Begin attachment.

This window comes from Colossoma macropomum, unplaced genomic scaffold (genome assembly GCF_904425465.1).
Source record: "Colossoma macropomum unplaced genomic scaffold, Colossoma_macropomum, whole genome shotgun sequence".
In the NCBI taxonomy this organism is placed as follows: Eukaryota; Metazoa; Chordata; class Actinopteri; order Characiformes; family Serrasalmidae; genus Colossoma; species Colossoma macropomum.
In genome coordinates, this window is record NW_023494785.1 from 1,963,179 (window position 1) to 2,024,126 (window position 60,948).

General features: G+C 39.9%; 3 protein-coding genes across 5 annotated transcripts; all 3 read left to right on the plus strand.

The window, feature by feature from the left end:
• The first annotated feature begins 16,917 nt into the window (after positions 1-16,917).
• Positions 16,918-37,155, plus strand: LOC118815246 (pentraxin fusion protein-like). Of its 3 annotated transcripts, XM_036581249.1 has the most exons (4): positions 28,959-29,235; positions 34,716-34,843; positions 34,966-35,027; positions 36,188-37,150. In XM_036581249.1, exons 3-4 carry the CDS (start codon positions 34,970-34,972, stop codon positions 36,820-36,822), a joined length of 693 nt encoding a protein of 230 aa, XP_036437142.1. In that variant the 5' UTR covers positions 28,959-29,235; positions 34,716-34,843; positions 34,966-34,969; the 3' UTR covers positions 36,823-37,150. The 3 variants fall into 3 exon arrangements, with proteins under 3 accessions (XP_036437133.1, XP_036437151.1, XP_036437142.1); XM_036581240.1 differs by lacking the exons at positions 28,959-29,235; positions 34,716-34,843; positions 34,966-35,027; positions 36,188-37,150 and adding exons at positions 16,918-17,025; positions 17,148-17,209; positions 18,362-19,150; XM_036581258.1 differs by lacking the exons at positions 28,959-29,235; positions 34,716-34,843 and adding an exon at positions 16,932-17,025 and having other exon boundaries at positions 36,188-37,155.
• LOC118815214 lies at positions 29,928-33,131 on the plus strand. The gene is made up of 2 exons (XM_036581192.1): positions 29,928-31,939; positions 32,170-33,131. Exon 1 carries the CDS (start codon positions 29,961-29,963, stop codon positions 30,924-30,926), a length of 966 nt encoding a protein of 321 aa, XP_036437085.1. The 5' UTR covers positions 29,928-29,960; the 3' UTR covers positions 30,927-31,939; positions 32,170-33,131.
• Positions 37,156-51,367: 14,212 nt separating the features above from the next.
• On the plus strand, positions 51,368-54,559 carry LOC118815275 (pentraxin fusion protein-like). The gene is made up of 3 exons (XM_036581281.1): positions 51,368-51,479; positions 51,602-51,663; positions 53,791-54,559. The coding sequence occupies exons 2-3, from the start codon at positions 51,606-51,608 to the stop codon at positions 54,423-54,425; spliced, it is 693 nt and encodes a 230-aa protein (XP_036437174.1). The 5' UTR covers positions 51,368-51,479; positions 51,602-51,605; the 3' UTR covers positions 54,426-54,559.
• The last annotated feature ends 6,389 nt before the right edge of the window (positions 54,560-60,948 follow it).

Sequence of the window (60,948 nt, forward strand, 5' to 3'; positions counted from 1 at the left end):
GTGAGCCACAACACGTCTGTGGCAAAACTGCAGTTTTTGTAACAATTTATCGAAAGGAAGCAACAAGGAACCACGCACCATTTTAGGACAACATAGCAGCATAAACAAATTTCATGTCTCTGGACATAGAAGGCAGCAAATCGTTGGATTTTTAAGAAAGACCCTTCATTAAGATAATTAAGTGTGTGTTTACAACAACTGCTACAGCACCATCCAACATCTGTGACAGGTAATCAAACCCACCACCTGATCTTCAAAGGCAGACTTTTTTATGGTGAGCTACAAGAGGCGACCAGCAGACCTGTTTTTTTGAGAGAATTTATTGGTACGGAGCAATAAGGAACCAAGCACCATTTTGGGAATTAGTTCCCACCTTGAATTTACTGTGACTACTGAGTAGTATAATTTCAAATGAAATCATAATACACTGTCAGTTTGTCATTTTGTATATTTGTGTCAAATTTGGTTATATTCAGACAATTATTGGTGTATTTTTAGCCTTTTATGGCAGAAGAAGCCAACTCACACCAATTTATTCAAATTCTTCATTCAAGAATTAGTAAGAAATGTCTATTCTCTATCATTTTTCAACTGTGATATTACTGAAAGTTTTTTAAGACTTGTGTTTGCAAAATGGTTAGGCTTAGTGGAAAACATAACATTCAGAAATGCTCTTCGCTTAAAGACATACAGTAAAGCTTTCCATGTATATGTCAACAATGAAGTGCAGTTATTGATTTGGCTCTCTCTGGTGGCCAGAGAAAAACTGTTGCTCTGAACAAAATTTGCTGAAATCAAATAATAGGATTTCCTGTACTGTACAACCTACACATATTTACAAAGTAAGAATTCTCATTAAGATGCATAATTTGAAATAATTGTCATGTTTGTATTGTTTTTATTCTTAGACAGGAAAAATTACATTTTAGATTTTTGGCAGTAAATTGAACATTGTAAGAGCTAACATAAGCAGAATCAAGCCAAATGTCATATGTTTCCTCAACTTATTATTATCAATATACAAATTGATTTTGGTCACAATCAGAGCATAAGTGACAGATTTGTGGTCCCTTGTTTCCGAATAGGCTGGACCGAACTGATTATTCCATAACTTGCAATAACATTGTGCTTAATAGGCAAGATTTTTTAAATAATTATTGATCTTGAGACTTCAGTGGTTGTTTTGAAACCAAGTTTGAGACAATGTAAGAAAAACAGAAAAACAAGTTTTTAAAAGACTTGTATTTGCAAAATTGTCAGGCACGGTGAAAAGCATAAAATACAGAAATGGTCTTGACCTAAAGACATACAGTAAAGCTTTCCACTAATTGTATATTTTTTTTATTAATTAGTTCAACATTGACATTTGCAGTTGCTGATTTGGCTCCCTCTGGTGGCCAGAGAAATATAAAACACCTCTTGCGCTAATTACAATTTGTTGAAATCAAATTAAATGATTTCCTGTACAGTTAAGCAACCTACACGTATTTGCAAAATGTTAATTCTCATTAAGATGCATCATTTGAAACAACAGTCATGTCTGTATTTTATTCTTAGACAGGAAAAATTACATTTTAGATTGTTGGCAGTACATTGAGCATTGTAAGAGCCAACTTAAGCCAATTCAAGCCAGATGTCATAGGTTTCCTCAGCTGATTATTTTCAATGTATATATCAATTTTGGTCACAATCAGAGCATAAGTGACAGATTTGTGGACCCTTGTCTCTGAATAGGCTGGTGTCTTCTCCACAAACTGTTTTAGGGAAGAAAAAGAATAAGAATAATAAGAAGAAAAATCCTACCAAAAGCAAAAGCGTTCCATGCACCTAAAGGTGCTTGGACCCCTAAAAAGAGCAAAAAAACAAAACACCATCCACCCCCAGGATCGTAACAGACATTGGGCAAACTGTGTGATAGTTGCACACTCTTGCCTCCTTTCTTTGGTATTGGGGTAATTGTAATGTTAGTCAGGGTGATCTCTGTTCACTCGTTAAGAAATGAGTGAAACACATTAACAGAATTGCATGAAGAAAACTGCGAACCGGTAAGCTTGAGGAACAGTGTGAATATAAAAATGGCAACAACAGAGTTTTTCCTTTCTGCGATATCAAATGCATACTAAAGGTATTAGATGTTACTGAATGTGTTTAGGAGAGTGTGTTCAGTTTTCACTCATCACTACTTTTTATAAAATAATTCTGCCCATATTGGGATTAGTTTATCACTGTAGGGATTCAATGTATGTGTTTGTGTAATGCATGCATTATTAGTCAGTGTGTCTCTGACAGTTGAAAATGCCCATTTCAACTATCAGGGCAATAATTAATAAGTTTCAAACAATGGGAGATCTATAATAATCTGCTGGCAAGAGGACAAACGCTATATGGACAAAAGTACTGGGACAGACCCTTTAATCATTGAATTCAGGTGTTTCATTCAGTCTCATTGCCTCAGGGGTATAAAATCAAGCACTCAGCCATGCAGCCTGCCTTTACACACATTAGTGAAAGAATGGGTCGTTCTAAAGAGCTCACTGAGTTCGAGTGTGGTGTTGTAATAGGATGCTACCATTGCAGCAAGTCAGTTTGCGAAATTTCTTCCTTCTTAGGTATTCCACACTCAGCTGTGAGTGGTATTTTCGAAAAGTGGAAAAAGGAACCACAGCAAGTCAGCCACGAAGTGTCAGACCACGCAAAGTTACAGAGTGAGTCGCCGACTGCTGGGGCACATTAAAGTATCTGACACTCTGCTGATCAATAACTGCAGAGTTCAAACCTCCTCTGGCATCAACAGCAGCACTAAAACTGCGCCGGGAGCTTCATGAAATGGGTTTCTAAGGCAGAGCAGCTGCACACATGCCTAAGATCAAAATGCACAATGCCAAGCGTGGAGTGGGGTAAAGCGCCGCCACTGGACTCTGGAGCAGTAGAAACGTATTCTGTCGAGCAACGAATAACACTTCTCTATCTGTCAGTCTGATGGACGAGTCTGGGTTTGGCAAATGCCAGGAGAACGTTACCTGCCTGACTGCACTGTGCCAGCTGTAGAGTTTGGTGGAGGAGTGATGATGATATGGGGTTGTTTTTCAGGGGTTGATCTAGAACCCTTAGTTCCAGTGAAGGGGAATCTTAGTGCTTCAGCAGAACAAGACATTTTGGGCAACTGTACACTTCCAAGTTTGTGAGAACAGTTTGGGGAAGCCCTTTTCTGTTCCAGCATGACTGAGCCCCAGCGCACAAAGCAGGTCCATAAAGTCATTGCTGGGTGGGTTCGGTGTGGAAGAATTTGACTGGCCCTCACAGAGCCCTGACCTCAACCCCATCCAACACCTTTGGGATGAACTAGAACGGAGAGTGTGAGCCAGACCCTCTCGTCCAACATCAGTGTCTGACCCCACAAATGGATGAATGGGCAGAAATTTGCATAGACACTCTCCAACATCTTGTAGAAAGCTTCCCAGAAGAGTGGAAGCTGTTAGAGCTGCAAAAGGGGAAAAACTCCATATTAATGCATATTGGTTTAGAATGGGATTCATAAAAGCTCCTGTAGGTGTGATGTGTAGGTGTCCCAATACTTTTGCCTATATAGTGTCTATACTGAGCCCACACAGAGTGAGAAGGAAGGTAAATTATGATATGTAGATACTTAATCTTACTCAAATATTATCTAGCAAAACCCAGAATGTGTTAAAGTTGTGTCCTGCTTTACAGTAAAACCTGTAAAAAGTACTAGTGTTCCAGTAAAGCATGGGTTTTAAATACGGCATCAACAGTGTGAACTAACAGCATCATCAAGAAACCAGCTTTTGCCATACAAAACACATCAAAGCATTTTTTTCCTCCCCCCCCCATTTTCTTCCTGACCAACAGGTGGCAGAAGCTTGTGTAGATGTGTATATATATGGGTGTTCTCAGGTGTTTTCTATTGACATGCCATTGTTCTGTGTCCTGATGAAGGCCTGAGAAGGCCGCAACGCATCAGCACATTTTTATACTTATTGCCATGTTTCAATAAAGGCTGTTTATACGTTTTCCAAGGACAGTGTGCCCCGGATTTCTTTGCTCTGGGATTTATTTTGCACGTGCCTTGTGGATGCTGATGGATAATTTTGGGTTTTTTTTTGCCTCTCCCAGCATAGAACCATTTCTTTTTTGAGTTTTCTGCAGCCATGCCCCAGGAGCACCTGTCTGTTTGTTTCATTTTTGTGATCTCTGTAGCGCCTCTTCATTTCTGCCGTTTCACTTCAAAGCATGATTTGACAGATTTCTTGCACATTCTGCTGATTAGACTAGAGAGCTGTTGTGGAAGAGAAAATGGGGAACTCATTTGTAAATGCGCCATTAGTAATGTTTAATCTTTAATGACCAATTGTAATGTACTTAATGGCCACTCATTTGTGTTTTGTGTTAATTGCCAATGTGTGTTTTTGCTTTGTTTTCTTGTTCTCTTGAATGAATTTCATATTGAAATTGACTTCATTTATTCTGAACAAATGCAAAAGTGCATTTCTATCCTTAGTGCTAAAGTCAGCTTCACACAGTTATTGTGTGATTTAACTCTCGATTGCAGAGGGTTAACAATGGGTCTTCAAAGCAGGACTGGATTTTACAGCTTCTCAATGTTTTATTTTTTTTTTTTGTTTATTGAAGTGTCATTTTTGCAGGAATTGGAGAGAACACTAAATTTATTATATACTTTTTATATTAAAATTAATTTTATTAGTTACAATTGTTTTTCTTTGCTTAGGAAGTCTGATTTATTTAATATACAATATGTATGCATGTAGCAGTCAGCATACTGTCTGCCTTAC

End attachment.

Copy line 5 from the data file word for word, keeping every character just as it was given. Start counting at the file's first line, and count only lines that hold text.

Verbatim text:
General features: G+C 39.9%; 3 protein-coding genes across 5 annotated transcripts; all 3 read left to right on the plus strand.